What this means to me is finding a way to kill multiple birds with one stone as much as possible while enhancing what I choose to do with my time to the greatest extent possible. The Healthy Lifestyle Pyramid is an easy example to revisit. When I improve in one area, one or more areas tend to improve, which results in better use of time. These are some of the questions I ask myself to enhance each component:
- What can I do to improve sleep quality and quantity?
- Given minimal time, what type of exercise gives the biggest bang for the buck?
- How can I work more vegetables into my diet?
- What can I do to improve my relationships with those who are important to me?
Asking these simple questions and acting upon them has enhanced my quality of life substantially. I also know that I’m no more than a work in progress. When I falter, a great reminder is the following from Bruce Lee, “It is not daily increase but daily decrease; hack away the unessential.”
In a world where all are connected, it’s easy to lose sight of what’s in front of us. Instead of being in the moment, it’s become more important for people to capture the moment. The headline of the article in which this photo appears is a perfect example. We all want to document our experiences not so we can look back at them, but so we can show others our significance. My question is this: In this obsession of documenting, what are we missing in the process?
In the book, Go Wild: Free Your Body and Mind From the Afflictions of Civilization, authors John Ratey and Richard Manning tell the story of anthropologist Richard Nelson who does his research by living among those he is studying. One such group was the Koyukon, caribou hunters located in the bitter cold interior of Alaska. The Koyukon live a life which we would probably describe as primitive and unplugged.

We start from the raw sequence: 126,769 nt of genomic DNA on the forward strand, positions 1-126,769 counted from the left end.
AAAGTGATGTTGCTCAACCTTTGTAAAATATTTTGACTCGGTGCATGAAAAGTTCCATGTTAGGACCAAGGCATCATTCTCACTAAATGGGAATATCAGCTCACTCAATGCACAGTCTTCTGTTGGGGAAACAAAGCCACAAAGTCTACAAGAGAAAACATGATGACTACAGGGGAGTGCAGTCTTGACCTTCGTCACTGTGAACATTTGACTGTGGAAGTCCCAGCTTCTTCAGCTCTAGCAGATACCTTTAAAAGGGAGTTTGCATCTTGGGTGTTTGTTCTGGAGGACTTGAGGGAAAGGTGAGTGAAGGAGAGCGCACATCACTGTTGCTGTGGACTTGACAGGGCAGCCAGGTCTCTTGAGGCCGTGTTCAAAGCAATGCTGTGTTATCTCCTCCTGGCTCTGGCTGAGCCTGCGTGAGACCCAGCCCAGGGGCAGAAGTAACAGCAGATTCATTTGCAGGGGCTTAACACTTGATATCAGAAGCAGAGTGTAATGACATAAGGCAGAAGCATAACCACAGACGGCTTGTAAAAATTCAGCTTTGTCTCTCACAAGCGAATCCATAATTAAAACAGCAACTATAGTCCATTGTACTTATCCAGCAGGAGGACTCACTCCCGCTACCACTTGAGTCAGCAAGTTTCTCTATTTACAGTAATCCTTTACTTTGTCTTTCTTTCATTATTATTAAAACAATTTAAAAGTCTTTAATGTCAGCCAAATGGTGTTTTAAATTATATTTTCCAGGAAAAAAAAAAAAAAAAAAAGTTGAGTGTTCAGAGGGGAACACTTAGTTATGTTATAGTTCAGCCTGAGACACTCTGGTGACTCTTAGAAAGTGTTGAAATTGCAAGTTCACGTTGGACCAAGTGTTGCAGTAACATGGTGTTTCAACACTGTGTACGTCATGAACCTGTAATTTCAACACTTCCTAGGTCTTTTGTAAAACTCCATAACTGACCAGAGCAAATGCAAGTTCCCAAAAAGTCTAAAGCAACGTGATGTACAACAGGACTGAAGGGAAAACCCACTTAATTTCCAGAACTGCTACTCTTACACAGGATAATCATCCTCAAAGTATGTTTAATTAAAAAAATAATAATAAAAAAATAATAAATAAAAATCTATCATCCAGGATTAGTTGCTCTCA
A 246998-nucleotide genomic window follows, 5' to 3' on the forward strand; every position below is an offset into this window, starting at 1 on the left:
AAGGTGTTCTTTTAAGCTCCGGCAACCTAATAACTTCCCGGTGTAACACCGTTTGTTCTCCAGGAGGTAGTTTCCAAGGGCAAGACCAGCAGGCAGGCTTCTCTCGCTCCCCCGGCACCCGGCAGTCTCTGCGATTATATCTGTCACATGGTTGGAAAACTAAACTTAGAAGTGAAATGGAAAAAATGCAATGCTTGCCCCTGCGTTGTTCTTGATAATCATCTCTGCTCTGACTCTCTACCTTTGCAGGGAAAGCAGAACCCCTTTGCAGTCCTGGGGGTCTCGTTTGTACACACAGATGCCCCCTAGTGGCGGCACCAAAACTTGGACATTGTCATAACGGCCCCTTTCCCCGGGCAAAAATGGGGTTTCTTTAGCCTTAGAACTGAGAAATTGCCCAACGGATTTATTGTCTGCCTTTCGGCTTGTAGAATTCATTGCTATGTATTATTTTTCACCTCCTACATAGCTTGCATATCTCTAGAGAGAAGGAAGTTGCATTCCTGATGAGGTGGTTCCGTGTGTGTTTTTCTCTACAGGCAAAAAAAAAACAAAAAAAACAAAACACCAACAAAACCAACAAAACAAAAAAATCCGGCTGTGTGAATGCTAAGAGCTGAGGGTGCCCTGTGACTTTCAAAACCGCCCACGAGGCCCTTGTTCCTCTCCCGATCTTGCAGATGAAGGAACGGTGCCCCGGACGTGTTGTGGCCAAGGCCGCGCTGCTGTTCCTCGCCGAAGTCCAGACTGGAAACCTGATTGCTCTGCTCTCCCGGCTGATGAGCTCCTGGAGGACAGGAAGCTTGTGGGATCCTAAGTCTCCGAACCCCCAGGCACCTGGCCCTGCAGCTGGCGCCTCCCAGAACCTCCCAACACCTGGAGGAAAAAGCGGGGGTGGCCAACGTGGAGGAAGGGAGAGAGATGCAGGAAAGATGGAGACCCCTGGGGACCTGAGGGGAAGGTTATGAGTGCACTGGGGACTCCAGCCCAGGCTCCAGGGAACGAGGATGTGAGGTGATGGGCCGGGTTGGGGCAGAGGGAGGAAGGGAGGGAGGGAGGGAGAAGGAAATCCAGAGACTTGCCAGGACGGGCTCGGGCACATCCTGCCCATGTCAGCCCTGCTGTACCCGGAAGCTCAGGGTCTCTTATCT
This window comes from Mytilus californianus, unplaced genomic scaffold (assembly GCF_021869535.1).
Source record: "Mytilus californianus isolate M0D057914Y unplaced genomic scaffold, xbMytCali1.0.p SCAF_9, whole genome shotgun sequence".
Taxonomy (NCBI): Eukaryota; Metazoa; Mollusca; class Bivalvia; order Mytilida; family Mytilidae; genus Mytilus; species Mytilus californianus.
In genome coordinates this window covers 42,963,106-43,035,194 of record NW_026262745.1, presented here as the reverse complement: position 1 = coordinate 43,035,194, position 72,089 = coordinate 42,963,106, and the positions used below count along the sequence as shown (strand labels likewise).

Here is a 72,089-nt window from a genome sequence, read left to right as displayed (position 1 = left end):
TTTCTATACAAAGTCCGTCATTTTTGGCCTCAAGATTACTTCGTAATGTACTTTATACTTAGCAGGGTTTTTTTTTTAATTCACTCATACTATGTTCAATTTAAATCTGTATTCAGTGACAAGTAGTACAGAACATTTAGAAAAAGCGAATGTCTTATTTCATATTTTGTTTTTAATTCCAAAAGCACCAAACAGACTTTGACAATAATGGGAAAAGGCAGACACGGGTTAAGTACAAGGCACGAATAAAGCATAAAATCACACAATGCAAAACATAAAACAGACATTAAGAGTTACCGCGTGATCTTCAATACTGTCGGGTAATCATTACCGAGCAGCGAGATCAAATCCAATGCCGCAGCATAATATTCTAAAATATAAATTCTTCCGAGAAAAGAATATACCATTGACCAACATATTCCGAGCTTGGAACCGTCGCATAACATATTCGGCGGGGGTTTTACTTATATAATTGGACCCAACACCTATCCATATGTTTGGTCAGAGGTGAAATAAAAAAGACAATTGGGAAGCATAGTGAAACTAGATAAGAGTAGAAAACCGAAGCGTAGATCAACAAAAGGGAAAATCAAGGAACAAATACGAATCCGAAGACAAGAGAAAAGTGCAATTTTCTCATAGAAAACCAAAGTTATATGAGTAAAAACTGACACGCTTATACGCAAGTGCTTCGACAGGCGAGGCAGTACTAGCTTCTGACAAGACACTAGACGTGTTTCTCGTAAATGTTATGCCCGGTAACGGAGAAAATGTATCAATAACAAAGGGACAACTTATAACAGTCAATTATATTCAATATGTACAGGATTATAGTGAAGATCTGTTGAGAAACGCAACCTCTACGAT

After some time with the tribe, Nelson moved to an island in the southeast part of Alaska, which had a different maritime climate from the Koyukon. Nelson invited a few of his Koyukon friends to his new home, and upon their arrival, they initially gave him silence instead of a happy reunion. They were entirely out of their element, and they searched the island taking in the minutest details. After days of silence, they finally spoke to Nelson, describing his home in far greater detail than he could after years of living there. Their ability to be present allowed them to notice items most people gloss over.Your athletes deserve to have you one hundred percent engaged in them, says @HFJumps. Click To Tweet
With all the distractions present in our world, mindfulness—focusing one’s awareness on the present moment—can be difficult to attain. Like many, the greatest barrier to this for me is technology, specifically my smartphone. The easiest way for me to manage this distraction is to turn it off or put it out of reach. Instead of being consistently tempted to check my phone, I control my access to it and use it in chunks once an hour (or every few hours). I find peace by focusing on what is going on as opposed to what else is going on. I’m also able to address the following truths:
- It’s foolish to expect students to engage in a lesson if I’m modeling behavior that showcases disengagement.